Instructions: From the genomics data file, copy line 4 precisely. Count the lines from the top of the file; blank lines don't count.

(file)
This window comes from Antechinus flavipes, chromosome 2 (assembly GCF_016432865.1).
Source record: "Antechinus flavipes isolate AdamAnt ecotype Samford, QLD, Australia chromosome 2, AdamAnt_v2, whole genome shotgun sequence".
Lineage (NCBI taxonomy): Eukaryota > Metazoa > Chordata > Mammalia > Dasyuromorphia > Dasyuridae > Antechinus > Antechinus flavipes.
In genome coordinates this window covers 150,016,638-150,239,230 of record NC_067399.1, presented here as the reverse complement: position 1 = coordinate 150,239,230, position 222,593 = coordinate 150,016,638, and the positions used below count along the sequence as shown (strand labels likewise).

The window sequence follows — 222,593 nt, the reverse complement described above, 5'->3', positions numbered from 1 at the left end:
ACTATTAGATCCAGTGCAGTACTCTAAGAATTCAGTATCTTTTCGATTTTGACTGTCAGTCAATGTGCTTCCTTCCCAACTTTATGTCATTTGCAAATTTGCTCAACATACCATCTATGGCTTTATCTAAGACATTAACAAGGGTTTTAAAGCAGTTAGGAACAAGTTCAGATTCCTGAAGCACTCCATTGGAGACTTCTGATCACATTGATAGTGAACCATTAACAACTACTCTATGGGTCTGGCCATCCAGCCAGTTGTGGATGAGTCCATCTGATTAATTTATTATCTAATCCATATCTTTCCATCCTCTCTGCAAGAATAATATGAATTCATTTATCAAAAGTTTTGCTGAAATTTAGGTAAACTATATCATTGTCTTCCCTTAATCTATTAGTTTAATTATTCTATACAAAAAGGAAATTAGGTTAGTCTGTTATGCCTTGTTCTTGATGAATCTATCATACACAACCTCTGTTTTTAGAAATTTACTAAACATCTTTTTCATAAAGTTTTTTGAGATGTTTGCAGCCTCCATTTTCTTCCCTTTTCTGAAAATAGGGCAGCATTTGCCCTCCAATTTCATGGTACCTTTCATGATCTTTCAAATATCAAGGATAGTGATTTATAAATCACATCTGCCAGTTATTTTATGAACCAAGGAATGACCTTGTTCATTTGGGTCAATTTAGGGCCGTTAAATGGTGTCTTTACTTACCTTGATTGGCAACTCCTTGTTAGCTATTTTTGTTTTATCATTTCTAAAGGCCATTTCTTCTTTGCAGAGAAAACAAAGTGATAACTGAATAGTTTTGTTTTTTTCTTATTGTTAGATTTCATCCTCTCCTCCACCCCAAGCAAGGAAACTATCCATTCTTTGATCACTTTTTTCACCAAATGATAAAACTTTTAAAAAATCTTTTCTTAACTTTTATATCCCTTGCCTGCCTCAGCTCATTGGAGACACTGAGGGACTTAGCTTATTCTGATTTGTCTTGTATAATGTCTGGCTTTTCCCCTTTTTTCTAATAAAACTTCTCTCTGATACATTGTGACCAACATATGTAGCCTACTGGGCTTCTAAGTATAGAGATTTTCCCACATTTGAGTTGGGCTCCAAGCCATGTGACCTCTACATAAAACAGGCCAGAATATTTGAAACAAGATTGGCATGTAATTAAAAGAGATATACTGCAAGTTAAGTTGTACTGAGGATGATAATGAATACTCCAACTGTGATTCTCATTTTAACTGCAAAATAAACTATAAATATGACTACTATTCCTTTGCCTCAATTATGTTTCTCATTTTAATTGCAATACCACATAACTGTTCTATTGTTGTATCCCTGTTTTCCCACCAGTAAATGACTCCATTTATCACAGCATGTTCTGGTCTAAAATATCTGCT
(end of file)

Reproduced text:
In genome coordinates this window covers 150,016,638-150,239,230 of record NC_067399.1, presented here as the reverse complement: position 1 = coordinate 150,239,230, position 222,593 = coordinate 150,016,638, and the positions used below count along the sequence as shown (strand labels likewise).